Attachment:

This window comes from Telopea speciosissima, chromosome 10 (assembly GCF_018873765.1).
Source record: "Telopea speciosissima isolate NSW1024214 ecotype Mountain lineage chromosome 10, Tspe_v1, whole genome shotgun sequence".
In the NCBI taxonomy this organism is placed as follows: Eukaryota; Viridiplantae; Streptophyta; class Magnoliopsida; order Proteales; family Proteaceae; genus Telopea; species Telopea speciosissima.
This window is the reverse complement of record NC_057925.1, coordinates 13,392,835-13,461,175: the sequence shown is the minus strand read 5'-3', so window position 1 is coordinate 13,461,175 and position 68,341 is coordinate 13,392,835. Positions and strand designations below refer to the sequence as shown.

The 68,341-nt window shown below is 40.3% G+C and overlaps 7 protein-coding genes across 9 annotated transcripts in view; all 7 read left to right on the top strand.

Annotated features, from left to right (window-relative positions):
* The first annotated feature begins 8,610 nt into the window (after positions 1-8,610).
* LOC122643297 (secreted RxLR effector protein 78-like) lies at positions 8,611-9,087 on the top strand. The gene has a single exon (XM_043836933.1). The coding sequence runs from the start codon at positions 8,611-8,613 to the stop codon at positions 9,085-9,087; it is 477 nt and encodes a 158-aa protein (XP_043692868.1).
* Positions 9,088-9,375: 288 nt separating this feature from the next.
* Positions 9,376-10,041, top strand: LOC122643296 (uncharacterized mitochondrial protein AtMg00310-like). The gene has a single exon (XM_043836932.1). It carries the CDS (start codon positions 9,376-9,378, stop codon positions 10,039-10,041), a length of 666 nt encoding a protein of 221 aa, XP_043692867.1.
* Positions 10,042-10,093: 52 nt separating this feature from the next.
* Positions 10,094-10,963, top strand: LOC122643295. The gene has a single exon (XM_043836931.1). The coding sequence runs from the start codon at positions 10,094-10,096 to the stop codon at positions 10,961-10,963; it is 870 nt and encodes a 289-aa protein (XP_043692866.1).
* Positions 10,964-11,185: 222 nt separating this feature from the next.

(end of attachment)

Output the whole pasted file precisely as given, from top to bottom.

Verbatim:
This window comes from Telopea speciosissima, chromosome 10 (assembly GCF_018873765.1).
Source record: "Telopea speciosissima isolate NSW1024214 ecotype Mountain lineage chromosome 10, Tspe_v1, whole genome shotgun sequence".
In the NCBI taxonomy this organism is placed as follows: Eukaryota; Viridiplantae; Streptophyta; class Magnoliopsida; order Proteales; family Proteaceae; genus Telopea; species Telopea speciosissima.
This window is the reverse complement of record NC_057925.1, coordinates 13,392,835-13,461,175: the sequence shown is the minus strand read 5'-3', so window position 1 is coordinate 13,461,175 and position 68,341 is coordinate 13,392,835. Positions and strand designations below refer to the sequence as shown.

The 68,341-nt window shown below is 40.3% G+C and overlaps 7 protein-coding genes across 9 annotated transcripts in view; all 7 read left to right on the top strand.

Annotated features, from left to right (window-relative positions):
* The first annotated feature begins 8,610 nt into the window (after positions 1-8,610).
* LOC122643297 (secreted RxLR effector protein 78-like) lies at positions 8,611-9,087 on the top strand. The gene has a single exon (XM_043836933.1). The coding sequence runs from the start codon at positions 8,611-8,613 to the stop codon at positions 9,085-9,087; it is 477 nt and encodes a 158-aa protein (XP_043692868.1).
* Positions 9,088-9,375: 288 nt separating this feature from the next.
* Positions 9,376-10,041, top strand: LOC122643296 (uncharacterized mitochondrial protein AtMg00310-like). The gene has a single exon (XM_043836932.1). It carries the CDS (start codon positions 9,376-9,378, stop codon positions 10,039-10,041), a length of 666 nt encoding a protein of 221 aa, XP_043692867.1.
* Positions 10,042-10,093: 52 nt separating this feature from the next.
* Positions 10,094-10,963, top strand: LOC122643295. The gene has a single exon (XM_043836931.1). The coding sequence runs from the start codon at positions 10,094-10,096 to the stop codon at positions 10,961-10,963; it is 870 nt and encodes a 289-aa protein (XP_043692866.1).
* Positions 10,964-11,185: 222 nt separating this feature from the next.